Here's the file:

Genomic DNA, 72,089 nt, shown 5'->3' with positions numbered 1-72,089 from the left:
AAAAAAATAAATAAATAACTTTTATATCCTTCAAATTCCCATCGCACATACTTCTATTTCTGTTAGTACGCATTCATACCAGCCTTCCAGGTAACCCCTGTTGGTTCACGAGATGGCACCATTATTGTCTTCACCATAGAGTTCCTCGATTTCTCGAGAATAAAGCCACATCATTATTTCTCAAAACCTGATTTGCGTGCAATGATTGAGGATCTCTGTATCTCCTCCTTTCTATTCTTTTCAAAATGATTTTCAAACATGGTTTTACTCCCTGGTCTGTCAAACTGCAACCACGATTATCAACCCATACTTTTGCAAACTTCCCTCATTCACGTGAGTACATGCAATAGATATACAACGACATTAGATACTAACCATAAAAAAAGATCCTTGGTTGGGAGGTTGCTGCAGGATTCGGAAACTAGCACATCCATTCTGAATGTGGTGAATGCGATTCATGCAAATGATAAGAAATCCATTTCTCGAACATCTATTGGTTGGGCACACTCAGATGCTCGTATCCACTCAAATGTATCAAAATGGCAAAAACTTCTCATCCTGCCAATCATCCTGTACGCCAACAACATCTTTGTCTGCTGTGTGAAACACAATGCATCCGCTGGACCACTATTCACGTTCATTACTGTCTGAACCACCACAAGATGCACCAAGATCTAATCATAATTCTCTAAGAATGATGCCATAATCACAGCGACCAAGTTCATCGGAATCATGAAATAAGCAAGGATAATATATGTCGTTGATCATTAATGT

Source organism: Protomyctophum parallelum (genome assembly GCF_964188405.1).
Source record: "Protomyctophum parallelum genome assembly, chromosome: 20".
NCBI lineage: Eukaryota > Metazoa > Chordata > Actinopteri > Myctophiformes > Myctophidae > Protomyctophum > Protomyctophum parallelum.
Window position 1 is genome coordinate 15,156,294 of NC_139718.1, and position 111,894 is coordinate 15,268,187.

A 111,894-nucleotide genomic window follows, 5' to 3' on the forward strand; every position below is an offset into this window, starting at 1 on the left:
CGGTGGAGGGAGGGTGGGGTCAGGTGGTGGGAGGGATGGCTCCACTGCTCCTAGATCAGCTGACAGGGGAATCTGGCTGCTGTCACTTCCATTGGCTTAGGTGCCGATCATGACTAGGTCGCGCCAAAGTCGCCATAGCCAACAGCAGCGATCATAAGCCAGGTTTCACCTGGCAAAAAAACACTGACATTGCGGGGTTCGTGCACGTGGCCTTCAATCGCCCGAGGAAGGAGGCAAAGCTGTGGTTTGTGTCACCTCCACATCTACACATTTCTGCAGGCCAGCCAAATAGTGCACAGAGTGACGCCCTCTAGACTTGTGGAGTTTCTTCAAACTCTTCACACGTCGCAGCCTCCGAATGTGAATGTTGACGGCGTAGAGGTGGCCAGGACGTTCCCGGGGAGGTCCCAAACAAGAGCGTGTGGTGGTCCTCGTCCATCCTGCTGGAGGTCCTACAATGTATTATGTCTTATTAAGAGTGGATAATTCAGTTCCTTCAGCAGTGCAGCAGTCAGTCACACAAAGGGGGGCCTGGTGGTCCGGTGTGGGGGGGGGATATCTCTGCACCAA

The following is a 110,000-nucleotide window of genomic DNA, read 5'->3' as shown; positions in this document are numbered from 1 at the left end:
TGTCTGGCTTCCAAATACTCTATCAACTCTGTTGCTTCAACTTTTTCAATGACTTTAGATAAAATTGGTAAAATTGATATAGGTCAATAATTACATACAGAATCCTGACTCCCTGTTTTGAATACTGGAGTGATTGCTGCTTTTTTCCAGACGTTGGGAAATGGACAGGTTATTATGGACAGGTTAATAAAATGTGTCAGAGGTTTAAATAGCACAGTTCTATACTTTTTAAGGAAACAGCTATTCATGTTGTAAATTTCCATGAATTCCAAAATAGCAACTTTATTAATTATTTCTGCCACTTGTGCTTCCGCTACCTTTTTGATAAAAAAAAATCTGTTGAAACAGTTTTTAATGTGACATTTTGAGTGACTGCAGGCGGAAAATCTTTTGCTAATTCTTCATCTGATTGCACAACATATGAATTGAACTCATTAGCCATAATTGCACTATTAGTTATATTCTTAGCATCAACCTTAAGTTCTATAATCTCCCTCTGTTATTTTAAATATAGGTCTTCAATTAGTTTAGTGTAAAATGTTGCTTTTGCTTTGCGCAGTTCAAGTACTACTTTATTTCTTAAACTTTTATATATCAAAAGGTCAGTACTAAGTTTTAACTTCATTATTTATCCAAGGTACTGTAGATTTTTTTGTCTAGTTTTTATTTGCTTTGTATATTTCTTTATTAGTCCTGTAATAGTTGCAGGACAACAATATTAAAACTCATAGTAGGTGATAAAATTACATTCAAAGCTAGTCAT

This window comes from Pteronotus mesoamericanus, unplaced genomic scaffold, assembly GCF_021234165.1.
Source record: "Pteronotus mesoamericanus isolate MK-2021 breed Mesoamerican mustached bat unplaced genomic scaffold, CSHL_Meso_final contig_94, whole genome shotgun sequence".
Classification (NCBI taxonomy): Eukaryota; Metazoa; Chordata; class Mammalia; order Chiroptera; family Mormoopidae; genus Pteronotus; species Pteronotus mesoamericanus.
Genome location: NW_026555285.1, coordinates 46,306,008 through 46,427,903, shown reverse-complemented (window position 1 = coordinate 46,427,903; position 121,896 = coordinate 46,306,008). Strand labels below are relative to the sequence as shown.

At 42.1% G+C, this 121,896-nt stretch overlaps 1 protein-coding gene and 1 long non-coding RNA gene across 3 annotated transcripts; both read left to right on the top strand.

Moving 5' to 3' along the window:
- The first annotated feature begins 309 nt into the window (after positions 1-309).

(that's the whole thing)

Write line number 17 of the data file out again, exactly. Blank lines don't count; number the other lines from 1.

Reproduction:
- The first annotated feature begins 309 nt into the window (after positions 1-309).